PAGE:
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As is a personal tradition, on my recent birthday I went to a particular second-hand shop in West London. This is one of my my favourite shops in London as it specialises in obscure art books, music biographies and Graphic Novels. I love going here on my birthdays as I always have some spare cash, and like Forest’s proverbial Chocolates, you never know what you’re going to get.
Frankly it also reminds me I am still an immature man-baby and not actually getting any older except for now sighing when I get off the sofa.
After spending some of this years birthday pennies (thanks Nan!) I left the shop with several trade paperbacks, including a few of Mike Carey’s run on the Hellblazer comic. Hellblazer may be better known to some readers by the protagonists surname- Constantine. John Constantine. In fact there was a surprisingly slick film with the same title of Constantine based on this property a decade or so ago, although it certainly bore only a passing resemblance to the source material.
Hellblazer is about a British occultist who generally saves the world from demons via sacrificing his friends lives. Only in the broadest terms is Constantine ‘a hero’ in that he does frequently stop supernatural menaces. He is perhaps far more comparable to being ‘a villain’ for his affect on those around him. Bitter, sarcastic, chain-smoking and always in trouble, John Constantine is a Noir figure all of his own. (Or, based on that same description, he’s just a typical surly teenager from Watford).
Now all of this introduction revolving around Hellbalzer/Constantine has only the slightest link to today’s blog. You see I have had a film lurking in my pile to watch for some time. Since I was a child, in fact. A film based on a comic property that I own on DVD but that I have never watched before. A film to rival my previous blog on the adaptation of Marvel Comic’s Man-Thing (http://www.chrisandphilpresent.co.uk/blogs/hollyweird/hollyweird-episode-xxiv-behold-my-mighty-man-thing/). The film in question is based on a different comic franchise to Hellbalzer, and was actually the first title that John Constantine appeared in as a supporting cast member. Today;s film is DC’s Swamp Thing!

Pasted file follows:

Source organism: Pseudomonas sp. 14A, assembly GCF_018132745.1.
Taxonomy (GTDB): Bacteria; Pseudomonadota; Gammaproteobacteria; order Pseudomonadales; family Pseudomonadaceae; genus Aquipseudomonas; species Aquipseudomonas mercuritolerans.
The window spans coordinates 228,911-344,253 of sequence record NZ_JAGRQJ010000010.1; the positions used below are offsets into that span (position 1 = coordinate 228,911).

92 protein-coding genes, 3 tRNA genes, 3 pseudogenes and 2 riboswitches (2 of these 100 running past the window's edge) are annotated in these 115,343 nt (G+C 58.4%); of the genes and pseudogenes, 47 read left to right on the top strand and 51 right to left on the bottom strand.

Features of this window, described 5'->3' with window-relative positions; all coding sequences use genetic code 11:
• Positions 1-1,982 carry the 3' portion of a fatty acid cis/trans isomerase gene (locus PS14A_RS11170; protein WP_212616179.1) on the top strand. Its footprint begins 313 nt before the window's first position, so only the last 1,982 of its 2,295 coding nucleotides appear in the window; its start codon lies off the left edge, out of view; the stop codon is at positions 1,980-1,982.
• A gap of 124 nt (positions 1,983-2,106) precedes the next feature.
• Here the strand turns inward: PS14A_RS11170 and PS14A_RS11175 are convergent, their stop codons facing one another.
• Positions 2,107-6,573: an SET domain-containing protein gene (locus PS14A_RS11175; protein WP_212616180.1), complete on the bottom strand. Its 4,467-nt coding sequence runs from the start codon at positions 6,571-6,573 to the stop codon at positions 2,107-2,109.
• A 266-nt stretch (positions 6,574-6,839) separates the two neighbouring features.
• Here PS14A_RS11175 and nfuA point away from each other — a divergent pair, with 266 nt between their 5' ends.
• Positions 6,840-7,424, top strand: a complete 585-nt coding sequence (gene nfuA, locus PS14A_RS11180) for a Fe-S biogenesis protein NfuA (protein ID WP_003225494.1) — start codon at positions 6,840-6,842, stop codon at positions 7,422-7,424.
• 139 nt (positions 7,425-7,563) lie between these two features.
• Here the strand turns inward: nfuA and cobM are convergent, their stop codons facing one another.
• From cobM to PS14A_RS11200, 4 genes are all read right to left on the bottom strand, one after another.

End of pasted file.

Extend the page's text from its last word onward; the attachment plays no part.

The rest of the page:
Swamp Thing was always a film that somehow passed me by during my childhood. It came out in 1982, and I was born in 1981. Yet still I knew it existed. I knew of the comic character. I knew of the cartoon series. I remember the film posters in back issues of comics. As a comic-nerd of the 1990’s, I sought out every Superhero film that I could. In the days before Hollywood was interested this ranged from episodes of The Incredible Hulk featuring dodgy versions of Thor and Daredevil, to a Captain America movie made with the budget f a happy hour at the pub.
So it was odd that somehow Swamp Thing always eluded me. It was just one of those films that was never on TV, was not stocked in the local VHS rental shop and that none of my friends owned. What made this even stranger in hindsight is that it was directed by Wes Craven, a gentleman who’s films I grew up loving, from the obvious A Nightmare On Elm Street through to a very worn out copy of The People Under The Stairs.
Curiously enough, growing up I had seen the 1989 sequel, the imaginatively titled The Return Of Swamp Thing. Perhaps memories of how poor the sequel was put me off ever truly investing in tracking down the original.
A movie based on a comic book license that was directed by a horror genre legend had somehow remained unseen by me into my thirties. Now reaching 32, enough was enough and it was time to put that dusty old disc into the DVD player.
Almost instantly, one cast member on screen is a familiar face, Adrienne Barbeau. Barbeau is more familiar to me through Escape From New York, The Fog, Creepshow and- might I add unashamedly- a personal favourite, Cannonball Run.